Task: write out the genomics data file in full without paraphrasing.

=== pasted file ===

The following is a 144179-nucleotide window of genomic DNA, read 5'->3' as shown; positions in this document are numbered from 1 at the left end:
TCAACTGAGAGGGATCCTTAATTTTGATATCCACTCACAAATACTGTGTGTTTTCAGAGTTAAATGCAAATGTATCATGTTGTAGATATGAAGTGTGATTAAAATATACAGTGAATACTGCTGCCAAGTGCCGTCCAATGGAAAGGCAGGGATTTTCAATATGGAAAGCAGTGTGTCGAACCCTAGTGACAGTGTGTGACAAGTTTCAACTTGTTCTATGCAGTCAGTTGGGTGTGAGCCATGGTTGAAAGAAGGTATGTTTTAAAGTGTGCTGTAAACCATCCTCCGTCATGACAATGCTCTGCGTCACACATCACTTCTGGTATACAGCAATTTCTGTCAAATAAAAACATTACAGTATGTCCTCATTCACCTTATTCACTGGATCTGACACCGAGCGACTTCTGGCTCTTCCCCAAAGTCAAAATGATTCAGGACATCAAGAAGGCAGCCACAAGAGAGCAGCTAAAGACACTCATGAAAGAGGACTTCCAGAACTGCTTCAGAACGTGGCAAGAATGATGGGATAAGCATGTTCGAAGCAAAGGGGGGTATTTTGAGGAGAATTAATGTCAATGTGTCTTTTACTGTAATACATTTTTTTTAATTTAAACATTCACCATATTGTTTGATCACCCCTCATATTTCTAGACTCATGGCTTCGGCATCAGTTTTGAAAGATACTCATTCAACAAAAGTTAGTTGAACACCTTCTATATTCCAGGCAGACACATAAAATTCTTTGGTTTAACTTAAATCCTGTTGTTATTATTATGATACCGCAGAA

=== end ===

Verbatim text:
The following is a 144179-nucleotide window of genomic DNA, read 5'->3' as shown; positions in this document are numbered from 1 at the left end:
TCAACTGAGAGGGATCCTTAATTTTGATATCCACTCACAAATACTGTGTGTTTTCAGAGTTAAATGCAAATGTATCATGTTGTAGATATGAAGTGTGATTAAAATATACAGTGAATACTGCTGCCAAGTGCCGTCCAATGGAAAGGCAGGGATTTTCAATATGGAAAGCAGTGTGTCGAACCCTAGTGACAGTGTGTGACAAGTTTCAACTTGTTCTATGCAGTCAGTTGGGTGTGAGCCATGGTTGAAAGAAGGTATGTTTTAAAGTGTGCTGTAAACCATCCTCCGTCATGACAATGCTCTGCGTCACACATCACTTCTGGTATACAGCAATTTCTGTCAAATAAAAACATTACAGTATGTCCTCATTCACCTTATTCACTGGATCTGACACCGAGCGACTTCTGGCTCTTCCCCAAAGTCAAAATGATTCAGGACATCAAGAAGGCAGCCACAAGAGAGCAGCTAAAGACACTCATGAAAGAGGACTTCCAGAACTGCTTCAGAACGTGGCAAGAATGATGGGATAAGCATGTTCGAAGCAAAGGGGGGTATTTTGAGGAGAATTAATGTCAATGTGTCTTTTACTGTAATACATTTTTTTTAATTTAAACATTCACCATATTGTTTGATCACCCCTCATATTTCTAGACTCATGGCTTCGGCATCAGTTTTGAAAGATACTCATTCAACAAAAGTTAGTTGAACACCTTCTATATTCCAGGCAGACACATAAAATTCTTTGGTTTAACTTAAATCCTGTTGTTATTATTATGATACCGCAGAA